A board member of Germany's central bank dramatically resigned on Thursday after causing weeks of uproar with inflammatory comments on immigrants and Jews.

"The Bundesbank board and its member Thilo Sarrazin are aware of their responsibilities to the institution of the Bundesbank," the bank said in a surprise statement posted on its website.

"Given the public debate, the parties concerned are going, of mutual accord, to end their cooperation at the end of the month."

The Frankfurt-based Bundesbank had previously wanted the German president to fire him, as it was unable to do so itself, and Sarrazin had been refusing to go quietly.

But on Thursday the bank said it had "withdrawn its request" and that the 65-year-old had asked President Christian Wulff to relieve him of his duties. It even thanked Sarrazin "for the work he has done."

The furor followed the publication of a new book by Sarrazin, "Germany Does Itself In," and controversial remarks saw him branded racist and anti-Semitic and earned him sharp criticism from top politicians.

In the book, he says Europe's top economy is being undermined, overwhelmed and made "more stupid" by poorly educated, fast-breeding, badly integrated and unproductive Muslim immigrants and their offspring.

"If I want to hear the muezzin's call to prayer, then I'll go to the Orient," he says in the book, saying that allowing in millions of "guest workers" in the 1960s and 1970s was a "gigantic error."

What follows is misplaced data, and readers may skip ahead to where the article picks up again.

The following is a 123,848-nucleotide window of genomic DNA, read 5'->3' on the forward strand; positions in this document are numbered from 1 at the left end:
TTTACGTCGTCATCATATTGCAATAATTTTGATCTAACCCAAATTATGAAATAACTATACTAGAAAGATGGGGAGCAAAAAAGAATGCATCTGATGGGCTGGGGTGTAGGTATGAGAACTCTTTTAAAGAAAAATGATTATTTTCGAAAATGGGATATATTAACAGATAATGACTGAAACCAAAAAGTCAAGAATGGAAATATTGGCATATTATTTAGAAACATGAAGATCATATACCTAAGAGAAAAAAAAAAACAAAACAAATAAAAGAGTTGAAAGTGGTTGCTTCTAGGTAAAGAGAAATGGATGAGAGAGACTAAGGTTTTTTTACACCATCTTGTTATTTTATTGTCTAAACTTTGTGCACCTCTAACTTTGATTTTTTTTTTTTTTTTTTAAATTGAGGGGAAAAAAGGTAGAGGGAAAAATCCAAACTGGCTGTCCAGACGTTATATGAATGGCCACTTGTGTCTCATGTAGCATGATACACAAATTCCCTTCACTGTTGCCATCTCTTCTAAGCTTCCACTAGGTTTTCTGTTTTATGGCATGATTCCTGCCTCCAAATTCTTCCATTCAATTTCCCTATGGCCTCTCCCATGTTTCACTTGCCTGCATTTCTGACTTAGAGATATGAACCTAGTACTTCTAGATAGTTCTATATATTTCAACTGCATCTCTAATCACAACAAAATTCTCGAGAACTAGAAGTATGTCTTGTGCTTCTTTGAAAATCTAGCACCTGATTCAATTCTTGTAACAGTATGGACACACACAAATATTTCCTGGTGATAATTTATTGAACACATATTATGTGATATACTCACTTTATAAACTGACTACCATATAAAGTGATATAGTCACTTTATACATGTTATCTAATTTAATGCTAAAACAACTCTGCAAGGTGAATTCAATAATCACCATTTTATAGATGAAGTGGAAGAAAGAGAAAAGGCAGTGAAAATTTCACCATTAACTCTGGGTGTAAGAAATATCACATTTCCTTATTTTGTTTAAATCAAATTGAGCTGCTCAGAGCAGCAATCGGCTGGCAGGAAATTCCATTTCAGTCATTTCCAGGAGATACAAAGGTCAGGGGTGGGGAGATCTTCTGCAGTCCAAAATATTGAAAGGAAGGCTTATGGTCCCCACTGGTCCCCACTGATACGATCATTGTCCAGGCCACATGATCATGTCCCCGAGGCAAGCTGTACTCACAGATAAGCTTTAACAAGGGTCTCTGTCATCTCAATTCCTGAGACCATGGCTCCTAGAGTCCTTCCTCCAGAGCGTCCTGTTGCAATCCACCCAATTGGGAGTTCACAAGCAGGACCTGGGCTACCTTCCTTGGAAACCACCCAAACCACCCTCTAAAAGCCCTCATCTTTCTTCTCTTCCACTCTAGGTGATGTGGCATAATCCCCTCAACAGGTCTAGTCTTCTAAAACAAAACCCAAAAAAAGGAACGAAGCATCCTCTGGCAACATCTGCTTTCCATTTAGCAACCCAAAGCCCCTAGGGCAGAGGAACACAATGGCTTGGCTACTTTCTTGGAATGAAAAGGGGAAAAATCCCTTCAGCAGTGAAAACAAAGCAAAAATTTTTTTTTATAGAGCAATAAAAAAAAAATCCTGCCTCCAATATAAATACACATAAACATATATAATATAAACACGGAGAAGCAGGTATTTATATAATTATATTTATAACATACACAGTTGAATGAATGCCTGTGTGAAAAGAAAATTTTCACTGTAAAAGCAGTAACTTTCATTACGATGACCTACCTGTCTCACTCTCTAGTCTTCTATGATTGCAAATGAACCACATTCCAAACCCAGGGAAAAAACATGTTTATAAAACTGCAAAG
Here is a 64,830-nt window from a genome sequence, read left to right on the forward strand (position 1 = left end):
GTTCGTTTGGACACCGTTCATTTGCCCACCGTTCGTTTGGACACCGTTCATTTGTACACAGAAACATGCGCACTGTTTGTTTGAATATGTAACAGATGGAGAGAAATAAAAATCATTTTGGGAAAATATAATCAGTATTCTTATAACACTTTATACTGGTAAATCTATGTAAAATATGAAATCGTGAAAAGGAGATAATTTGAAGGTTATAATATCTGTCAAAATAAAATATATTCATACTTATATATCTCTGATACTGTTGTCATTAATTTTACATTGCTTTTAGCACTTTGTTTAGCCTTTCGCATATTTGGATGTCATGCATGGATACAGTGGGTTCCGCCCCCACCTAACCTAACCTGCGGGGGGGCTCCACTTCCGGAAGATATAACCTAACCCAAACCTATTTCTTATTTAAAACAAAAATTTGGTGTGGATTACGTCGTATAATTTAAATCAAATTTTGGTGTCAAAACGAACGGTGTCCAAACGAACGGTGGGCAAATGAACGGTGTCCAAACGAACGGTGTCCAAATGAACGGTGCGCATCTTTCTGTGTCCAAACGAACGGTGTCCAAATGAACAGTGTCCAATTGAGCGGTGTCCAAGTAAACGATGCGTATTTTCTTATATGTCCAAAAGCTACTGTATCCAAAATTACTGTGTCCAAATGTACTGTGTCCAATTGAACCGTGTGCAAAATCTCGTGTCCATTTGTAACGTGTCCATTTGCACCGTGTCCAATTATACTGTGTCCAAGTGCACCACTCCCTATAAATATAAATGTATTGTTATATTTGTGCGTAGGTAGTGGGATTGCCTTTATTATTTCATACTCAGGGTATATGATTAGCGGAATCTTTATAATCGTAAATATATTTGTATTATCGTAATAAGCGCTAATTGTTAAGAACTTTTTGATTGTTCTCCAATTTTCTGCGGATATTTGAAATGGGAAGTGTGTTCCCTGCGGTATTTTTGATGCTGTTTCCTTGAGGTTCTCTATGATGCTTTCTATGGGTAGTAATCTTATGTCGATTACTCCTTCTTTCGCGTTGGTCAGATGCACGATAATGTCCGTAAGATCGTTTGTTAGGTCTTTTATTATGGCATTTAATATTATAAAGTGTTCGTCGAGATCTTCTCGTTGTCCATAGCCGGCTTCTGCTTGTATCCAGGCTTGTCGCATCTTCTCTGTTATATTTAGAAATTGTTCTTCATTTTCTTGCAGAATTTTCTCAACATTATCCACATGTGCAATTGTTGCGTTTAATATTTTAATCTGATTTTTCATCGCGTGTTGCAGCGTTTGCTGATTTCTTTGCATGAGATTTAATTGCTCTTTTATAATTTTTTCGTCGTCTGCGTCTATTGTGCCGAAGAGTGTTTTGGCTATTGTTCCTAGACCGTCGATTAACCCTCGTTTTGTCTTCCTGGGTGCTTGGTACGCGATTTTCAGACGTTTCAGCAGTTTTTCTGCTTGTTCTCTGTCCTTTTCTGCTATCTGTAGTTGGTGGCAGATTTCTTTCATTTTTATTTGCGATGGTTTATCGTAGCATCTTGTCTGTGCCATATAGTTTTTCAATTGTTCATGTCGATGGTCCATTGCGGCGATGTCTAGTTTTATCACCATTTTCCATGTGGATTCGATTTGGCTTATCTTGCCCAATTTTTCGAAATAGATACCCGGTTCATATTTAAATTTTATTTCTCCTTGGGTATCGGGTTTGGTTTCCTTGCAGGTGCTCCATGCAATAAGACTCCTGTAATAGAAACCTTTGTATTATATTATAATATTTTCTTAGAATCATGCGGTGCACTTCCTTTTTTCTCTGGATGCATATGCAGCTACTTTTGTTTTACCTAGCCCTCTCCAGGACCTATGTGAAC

He also says that Turkish and Kurdish "clans" have a "long tradition of inbreeding," leading to higher rates of birth defects, and ponders whether this might be one reason for immigrants' poor school performance.

He also told a newspaper that "all Jews share a certain gene," a property he said was shared by the Basques.

Chancellor Angela Merkel called the remarks "completely unacceptable" but surveys have indicated that Sarrazin enjoys considerable sympathy among the population at large.

Backing for Sarrazin is so strong that a survey published on Sunday indicated that if he set up his own new political party, almost one in five (18 percent) would vote for him.

Sarrazin has no intention of starting a political party, but the survey raised fears that a charismatic right-wing populist in Germany, like anti-Islam lawmaker Geert Wilders in the Netherlands, could win considerable political support.

The German government admits that its record on integrating immigrants into society has been less than perfect.

According to official figures, nearly one in five young people without German nationality, which many second and third generation immigrants do not have, leave school with no qualifications.

Other figures show that people in Germany of Turkish origin, who number around 3 million and make up the largest minority, are significantly more likely to be living below the poverty line.

This week, the government published a national integration program with a focus on improving immigrants' German language skills.